Internal Deadline: Contact RII.
Concept Paper Deadline: May 11, 2023
External Deadline: June 23, 2023, 5pm ET
Award Type: Cooperative Agreement
Estimated Number of Awards: 2 – 4
Anticipated Award Amount: $30M
Who May Serve as PI: For this FOA, each application must propose a research partnership. A research partnership is a collaboration of three (3) or more entities to conduct research and development with the objective of developing solutions to a problem or a challenge common to the entities by pooling their resources for achieving a common goal.
Link to Award: https://eere-exchange.energy.gov/Default.aspx#FoaId2bb6d6b4-d70f-49f8-b92e-436f607177ef
Cost Share: The cost share must be at least 20% of the total project costs for research and
development projects. The cost share must come from non-federal sources unless
otherwise allowed by law.
Process for Limited Submissions
PIs must submit their application as a Limited Submission through the Research Initiatives and Infrastructure (RII) Application Portal: https://rii.usc.edu/oor-portal/. Use the template provided here: RII Limited Submission Applicant Template
Materials to submit include:
- (1) Two-Page Proposal Summary (0.5” margins; single-spaced; font type: Arial, Helvetica, or Georgia typeface; font size: 11 pt). Page limit includes references and illustrations. Pages that exceed the 2-page limit will be excluded from review. You must use the template linked above.
- (2) CV – (5 pages maximum)
Note: The portal requires information about the PIs in addition to department and contact information, including the 10-digit USC ID#, Gender, and Ethnicity. Please have this material prepared before beginning this application.
This FOA seeks applications to address strengthening the domestic manufacturing base and enable the U.S. to achieve its clean energy goals and national strategic objectives. This is to be achieved through the development of innovative manufacturing technologies. Technologies of interest include, but are not limited to, casting, forging, powder metallurgy (PM), additive manufacturing (AM), hybrid processing, expeditionary manufacturing, automation, and smart manufacturing. Projects utilizing existing manufacturing processes without substantive innovation are not within the scope of this FOA.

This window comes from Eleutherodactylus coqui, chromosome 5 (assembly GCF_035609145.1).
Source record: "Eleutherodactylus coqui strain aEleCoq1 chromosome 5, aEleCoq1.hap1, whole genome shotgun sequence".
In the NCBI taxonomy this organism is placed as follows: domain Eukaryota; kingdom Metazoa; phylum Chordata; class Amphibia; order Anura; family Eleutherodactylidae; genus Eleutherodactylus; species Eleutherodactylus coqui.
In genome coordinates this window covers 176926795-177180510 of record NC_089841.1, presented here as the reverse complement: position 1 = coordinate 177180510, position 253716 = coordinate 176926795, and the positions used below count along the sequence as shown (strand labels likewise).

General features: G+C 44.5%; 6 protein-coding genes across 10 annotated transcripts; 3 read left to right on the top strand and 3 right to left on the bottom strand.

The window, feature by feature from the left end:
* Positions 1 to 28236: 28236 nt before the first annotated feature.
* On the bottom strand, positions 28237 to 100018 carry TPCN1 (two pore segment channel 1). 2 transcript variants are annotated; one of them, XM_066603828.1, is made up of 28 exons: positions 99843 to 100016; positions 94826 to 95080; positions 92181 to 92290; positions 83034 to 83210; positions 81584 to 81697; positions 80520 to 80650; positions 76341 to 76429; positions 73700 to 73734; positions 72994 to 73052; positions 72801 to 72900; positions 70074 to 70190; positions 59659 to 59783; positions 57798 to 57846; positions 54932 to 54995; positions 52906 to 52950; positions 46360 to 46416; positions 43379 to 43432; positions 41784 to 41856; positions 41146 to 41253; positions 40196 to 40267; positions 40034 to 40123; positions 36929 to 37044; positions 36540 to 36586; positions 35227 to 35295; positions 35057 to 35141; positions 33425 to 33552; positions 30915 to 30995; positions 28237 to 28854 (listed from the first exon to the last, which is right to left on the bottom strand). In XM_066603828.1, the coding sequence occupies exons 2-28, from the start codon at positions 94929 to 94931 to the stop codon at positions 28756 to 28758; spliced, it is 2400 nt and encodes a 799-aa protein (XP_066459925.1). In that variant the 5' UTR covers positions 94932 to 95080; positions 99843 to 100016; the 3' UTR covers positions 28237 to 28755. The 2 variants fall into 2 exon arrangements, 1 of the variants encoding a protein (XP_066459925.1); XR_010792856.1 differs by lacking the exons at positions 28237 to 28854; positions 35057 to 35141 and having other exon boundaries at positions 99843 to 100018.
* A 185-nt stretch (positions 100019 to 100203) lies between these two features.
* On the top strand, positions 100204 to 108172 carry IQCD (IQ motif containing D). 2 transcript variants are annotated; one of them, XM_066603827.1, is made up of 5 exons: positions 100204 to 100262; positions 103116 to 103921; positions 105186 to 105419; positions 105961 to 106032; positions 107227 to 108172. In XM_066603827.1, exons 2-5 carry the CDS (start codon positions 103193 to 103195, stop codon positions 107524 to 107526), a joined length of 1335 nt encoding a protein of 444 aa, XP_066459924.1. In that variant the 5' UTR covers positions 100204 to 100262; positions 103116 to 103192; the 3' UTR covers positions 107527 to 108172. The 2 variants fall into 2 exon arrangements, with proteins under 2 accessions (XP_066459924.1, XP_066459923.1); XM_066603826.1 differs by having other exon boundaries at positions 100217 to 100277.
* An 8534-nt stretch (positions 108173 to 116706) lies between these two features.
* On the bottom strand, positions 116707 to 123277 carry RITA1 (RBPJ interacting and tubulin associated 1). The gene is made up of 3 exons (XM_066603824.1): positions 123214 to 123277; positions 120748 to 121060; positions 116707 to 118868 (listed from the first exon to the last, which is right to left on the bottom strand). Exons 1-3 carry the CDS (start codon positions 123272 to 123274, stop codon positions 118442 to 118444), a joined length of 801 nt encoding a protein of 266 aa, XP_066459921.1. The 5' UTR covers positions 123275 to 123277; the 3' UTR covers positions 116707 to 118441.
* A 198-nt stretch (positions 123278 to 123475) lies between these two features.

Successful projects will develop manufacturing technologies to fabricate a fullscale metallic component with a weight over 10 tons (20,000 lbs.) that is relevant to carbon-free power generation or clean energy manufacturing. Manufacturing sectors of interest include those critical to U.S. economy, such as clean energy generation, transportation (freight and passenger), industrial machinery, heavy equipment, and domestic infrastructure.
The single Topic Area in this FOA is focused on accelerating the development of innovative manufacturing technologies to increase the competitiveness of the domestic near net shape (NNS) manufacturing base and strengthen the associated supply chains.
Topic Area Background: There are multiple processing routes for fabricating near net shape (NNS) metallic components, including casting, forging, powder metallurgy (PM), and additive manufacturing (AM). The physical scale of the components being fabricated often pose unique technical, logistical, and economic challenges. The manufacturing of metallic NNS components with weights over 10 tons (20,000 lbs.) is the focus of this topic.
The domestic manufacturing base is currently unable to competitively produce large (10+ ton) metallic NNS components. The inability to domestically produce these components has resulted in increased cost, long lead times, reliance on foreign supply chains, and an inhibited ability to manufacture large/complex systems. This problem impacts multiple manufacturing sectors, including clean energy generation,
transportation (freight and passenger), industrial machinery, heavy equipment, and domestic infrastructure.
The DOE report on clean energy supply chains and associated deep dive assessment reports highlighted the inability to competitively manufacture large NNS components domestically as one of the common risks/vulnerabilities to secure supply chains for a clean energy transition. The potential for developing and
commercializing novel manufacturing processes and technologies capable of producing large metallic NNS components was further discussed during a DOEsponsored workshop in November, 2022.
Visit our Institutionally Limited Submission webpage for more updates and other announcements.